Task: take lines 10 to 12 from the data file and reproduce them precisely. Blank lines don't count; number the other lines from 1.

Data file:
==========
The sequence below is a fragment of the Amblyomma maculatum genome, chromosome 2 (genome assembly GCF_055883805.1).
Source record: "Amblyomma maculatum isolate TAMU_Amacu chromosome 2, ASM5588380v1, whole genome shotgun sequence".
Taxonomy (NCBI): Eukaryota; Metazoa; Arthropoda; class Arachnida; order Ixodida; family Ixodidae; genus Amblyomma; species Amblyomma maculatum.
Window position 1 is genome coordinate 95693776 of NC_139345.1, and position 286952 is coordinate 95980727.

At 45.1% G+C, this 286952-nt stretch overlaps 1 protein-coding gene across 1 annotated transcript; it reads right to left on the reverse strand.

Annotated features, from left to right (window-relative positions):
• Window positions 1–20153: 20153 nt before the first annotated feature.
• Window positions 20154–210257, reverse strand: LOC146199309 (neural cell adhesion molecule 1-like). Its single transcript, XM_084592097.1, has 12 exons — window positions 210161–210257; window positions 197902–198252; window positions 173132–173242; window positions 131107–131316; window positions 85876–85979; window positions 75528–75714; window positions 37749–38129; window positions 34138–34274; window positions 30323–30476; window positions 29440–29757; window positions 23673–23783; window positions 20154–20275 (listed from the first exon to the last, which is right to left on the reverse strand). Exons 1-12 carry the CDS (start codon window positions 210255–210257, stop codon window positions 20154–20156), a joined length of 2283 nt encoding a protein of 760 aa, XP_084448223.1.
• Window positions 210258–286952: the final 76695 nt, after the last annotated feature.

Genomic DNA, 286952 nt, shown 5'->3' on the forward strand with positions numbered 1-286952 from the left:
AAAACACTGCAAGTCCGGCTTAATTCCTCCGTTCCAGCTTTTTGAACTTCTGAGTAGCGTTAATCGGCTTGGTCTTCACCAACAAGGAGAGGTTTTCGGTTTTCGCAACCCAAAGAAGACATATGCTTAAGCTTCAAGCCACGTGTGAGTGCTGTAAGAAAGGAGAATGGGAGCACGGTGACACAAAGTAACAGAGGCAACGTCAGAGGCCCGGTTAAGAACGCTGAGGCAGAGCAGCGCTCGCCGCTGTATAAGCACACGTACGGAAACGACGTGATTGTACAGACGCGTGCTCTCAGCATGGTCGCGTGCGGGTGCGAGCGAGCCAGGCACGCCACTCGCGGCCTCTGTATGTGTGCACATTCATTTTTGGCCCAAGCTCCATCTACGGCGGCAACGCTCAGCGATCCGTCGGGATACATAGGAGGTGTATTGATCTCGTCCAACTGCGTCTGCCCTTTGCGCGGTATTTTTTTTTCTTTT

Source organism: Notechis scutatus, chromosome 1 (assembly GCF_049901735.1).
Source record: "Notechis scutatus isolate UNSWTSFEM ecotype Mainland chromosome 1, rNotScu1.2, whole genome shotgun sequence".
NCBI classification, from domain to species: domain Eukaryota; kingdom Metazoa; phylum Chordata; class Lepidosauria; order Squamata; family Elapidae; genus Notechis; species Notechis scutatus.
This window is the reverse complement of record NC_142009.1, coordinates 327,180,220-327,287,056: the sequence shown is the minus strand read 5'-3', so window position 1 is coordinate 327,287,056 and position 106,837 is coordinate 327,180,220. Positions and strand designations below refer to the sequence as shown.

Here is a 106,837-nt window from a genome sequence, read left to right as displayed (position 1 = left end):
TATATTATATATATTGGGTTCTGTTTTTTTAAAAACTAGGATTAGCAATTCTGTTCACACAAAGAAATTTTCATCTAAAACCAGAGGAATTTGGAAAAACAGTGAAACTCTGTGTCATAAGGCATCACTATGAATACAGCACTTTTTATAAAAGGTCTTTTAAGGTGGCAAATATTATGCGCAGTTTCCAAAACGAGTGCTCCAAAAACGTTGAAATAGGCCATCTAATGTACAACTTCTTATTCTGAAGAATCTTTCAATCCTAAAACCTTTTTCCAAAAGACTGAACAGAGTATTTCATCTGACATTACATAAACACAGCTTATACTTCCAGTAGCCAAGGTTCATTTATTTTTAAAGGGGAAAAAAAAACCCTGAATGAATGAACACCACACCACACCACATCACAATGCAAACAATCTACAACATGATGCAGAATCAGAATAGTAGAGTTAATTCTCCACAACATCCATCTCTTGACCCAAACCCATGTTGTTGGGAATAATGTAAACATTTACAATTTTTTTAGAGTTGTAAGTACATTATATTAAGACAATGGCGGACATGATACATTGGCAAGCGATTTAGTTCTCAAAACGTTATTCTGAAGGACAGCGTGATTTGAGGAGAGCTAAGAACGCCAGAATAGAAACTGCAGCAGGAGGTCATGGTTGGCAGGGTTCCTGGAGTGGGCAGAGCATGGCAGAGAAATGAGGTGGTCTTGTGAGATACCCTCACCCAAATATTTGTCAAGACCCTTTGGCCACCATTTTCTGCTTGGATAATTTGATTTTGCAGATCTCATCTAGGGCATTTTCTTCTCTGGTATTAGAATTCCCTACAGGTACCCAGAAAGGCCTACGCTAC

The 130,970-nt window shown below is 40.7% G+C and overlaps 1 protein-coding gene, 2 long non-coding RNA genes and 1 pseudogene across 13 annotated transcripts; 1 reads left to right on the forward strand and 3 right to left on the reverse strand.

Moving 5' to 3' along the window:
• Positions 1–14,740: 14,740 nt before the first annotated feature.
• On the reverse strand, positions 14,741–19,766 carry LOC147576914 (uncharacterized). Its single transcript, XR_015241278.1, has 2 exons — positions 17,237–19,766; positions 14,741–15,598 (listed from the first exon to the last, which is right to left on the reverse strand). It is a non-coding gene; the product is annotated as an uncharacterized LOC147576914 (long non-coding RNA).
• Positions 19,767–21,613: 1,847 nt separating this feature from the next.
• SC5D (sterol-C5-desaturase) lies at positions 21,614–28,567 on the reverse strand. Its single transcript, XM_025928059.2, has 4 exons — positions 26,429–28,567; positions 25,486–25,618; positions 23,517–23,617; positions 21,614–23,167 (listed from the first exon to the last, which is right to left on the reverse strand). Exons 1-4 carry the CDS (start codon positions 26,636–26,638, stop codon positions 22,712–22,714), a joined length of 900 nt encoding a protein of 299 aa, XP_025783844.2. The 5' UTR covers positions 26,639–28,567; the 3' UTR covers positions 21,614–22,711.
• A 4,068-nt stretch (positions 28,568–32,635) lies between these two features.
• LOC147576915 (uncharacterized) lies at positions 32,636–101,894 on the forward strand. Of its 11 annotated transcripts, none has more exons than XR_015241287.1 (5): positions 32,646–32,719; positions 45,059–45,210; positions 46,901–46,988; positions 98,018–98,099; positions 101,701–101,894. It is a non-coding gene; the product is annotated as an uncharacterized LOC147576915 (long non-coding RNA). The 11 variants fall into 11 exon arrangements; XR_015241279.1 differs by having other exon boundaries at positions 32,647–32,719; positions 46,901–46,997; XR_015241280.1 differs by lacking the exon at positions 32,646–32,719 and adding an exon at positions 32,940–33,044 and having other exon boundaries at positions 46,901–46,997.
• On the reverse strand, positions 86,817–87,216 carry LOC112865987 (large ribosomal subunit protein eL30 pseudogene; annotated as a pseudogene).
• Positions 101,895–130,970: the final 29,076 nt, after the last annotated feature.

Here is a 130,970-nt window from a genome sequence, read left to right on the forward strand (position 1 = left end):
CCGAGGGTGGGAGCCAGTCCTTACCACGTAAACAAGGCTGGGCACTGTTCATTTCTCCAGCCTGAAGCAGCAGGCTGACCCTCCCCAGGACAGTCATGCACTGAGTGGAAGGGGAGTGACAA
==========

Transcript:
Genomic DNA, 286952 nt, shown 5'->3' on the forward strand with positions numbered 1-286952 from the left:
AAAACACTGCAAGTCCGGCTTAATTCCTCCGTTCCAGCTTTTTGAACTTCTGAGTAGCGTTAATCGGCTTGGTCTTCACCAACAAGGAGAGGTTTTCGGTTTTCGCAACCCAAAGAAGACATATGCTTAAGCTTCAAGCCACGTGTGAGTGCTGTAAGAAAGGAGAATGGGAGCACGGTGACACAAAGTAACAGAGGCAACGTCAGAGGCCCGGTTAAGAACGCTGAGGCAGAGCAGCGCTCGCCGCTGTATAAGCACACGTACGGAAACGACGTGATTGTACAGACGCGTGCTCTCAGCATGGTCGCGTGCGGGTGCGAGCGAGCCAGGCACGCCACTCGCGGCCTCTGTATGTGTGCACATTCATTTTTGGCCCAAGCTCCATCTACGGCGGCAACGCTCAGCGATCCGTCGGGATACATAGGAGGTGTATTGATCTCGTCCAACTGCGTCTGCCCTTTGCGCGGTATTTTTTTTTCTTTT

Source organism: Notechis scutatus, chromosome 1 (assembly GCF_049901735.1).